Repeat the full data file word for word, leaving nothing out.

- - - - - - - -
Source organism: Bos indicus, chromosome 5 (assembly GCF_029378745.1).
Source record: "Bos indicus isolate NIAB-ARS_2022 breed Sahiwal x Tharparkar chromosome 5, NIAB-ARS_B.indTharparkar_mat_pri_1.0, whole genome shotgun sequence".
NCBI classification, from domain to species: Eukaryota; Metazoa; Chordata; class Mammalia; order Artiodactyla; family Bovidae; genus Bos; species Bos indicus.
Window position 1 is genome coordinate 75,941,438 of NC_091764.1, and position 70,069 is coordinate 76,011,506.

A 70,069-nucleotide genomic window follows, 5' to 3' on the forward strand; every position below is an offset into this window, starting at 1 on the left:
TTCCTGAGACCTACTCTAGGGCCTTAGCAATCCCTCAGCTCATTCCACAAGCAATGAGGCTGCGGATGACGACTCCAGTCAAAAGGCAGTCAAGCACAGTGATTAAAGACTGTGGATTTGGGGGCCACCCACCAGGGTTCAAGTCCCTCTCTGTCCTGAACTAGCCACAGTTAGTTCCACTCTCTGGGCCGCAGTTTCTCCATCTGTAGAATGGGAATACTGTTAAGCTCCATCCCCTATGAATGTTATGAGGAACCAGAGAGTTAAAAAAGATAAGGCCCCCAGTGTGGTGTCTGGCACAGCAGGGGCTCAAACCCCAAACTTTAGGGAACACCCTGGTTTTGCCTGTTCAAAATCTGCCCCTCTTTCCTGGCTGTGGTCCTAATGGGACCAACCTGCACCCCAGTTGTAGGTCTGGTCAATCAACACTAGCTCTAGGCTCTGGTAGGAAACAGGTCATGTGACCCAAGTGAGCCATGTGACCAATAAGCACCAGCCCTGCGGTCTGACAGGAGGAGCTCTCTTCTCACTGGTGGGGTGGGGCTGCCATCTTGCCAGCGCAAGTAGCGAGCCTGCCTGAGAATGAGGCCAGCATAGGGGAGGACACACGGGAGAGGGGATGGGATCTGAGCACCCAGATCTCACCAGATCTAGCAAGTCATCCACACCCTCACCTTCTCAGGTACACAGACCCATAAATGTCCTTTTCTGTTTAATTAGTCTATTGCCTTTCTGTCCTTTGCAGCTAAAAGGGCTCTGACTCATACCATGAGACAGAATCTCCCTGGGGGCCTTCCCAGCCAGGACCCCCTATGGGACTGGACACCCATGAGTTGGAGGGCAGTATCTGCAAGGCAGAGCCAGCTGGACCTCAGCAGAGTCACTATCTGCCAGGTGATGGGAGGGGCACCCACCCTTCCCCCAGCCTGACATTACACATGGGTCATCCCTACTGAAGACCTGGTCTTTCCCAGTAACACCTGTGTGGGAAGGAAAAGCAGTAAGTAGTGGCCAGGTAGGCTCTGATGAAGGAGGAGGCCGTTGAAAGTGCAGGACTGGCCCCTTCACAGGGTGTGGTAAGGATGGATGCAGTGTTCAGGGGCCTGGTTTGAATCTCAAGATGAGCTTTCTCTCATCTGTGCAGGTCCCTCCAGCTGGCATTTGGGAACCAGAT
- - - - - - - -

Source organism: Bos indicus, chromosome 5 (assembly GCF_029378745.1).
Source record: "Bos indicus isolate NIAB-ARS_2022 breed Sahiwal x Tharparkar chromosome 5, NIAB-ARS_B.indTharparkar_mat_pri_1.0, whole genome shotgun sequence".
NCBI classification, from domain to species: Eukaryota; Metazoa; Chordata; class Mammalia; order Artiodactyla; family Bovidae; genus Bos; species Bos indicus.
Window position 1 is genome coordinate 75,941,438 of NC_091764.1, and position 70,069 is coordinate 76,011,506.

A 70,069-nucleotide genomic window follows, 5' to 3' on the forward strand; every position below is an offset into this window, starting at 1 on the left:
TTCCTGAGACCTACTCTAGGGCCTTAGCAATCCCTCAGCTCATTCCACAAGCAATGAGGCTGCGGATGACGACTCCAGTCAAAAGGCAGTCAAGCACAGTGATTAAAGACTGTGGATTTGGGGGCCACCCACCAGGGTTCAAGTCCCTCTCTGTCCTGAACTAGCCACAGTTAGTTCCACTCTCTGGGCCGCAGTTTCTCCATCTGTAGAATGGGAATACTGTTAAGCTCCATCCCCTATGAATGTTATGAGGAACCAGAGAGTTAAAAAAGATAAGGCCCCCAGTGTGGTGTCTGGCACAGCAGGGGCTCAAACCCCAAACTTTAGGGAACACCCTGGTTTTGCCTGTTCAAAATCTGCCCCTCTTTCCTGGCTGTGGTCCTAATGGGACCAACCTGCACCCCAGTTGTAGGTCTGGTCAATCAACACTAGCTCTAGGCTCTGGTAGGAAACAGGTCATGTGACCCAAGTGAGCCATGTGACCAATAAGCACCAGCCCTGCGGTCTGACAGGAGGAGCTCTCTTCTCACTGGTGGGGTGGGGCTGCCATCTTGCCAGCGCAAGTAGCGAGCCTGCCTGAGAATGAGGCCAGCATAGGGGAGGACACACGGGAGAGGGGATGGGATCTGAGCACCCAGATCTCACCAGATCTAGCAAGTCATCCACACCCTCACCTTCTCAGGTACACAGACCCATAAATGTCCTTTTCTGTTTAATTAGTCTATTGCCTTTCTGTCCTTTGCAGCTAAAAGGGCTCTGACTCATACCATGAGACAGAATCTCCCTGGGGGCCTTCCCAGCCAGGACCCCCTATGGGACTGGACACCCATGAGTTGGAGGGCAGTATCTGCAAGGCAGAGCCAGCTGGACCTCAGCAGAGTCACTATCTGCCAGGTGATGGGAGGGGCACCCACCCTTCCCCCAGCCTGACATTACACATGGGTCATCCCTACTGAAGACCTGGTCTTTCCCAGTAACACCTGTGTGGGAAGGAAAAGCAGTAAGTAGTGGCCAGGTAGGCTCTGATGAAGGAGGAGGCCGTTGAAAGTGCAGGACTGGCCCCTTCACAGGGTGTGGTAAGGATGGATGCAGTGTTCAGGGGCCTGGTTTGAATCTCAAGATGAGCTTTCTCTCATCTGTGCAGGTCCCTCCAGCTGGCATTTGGGAACCAGAT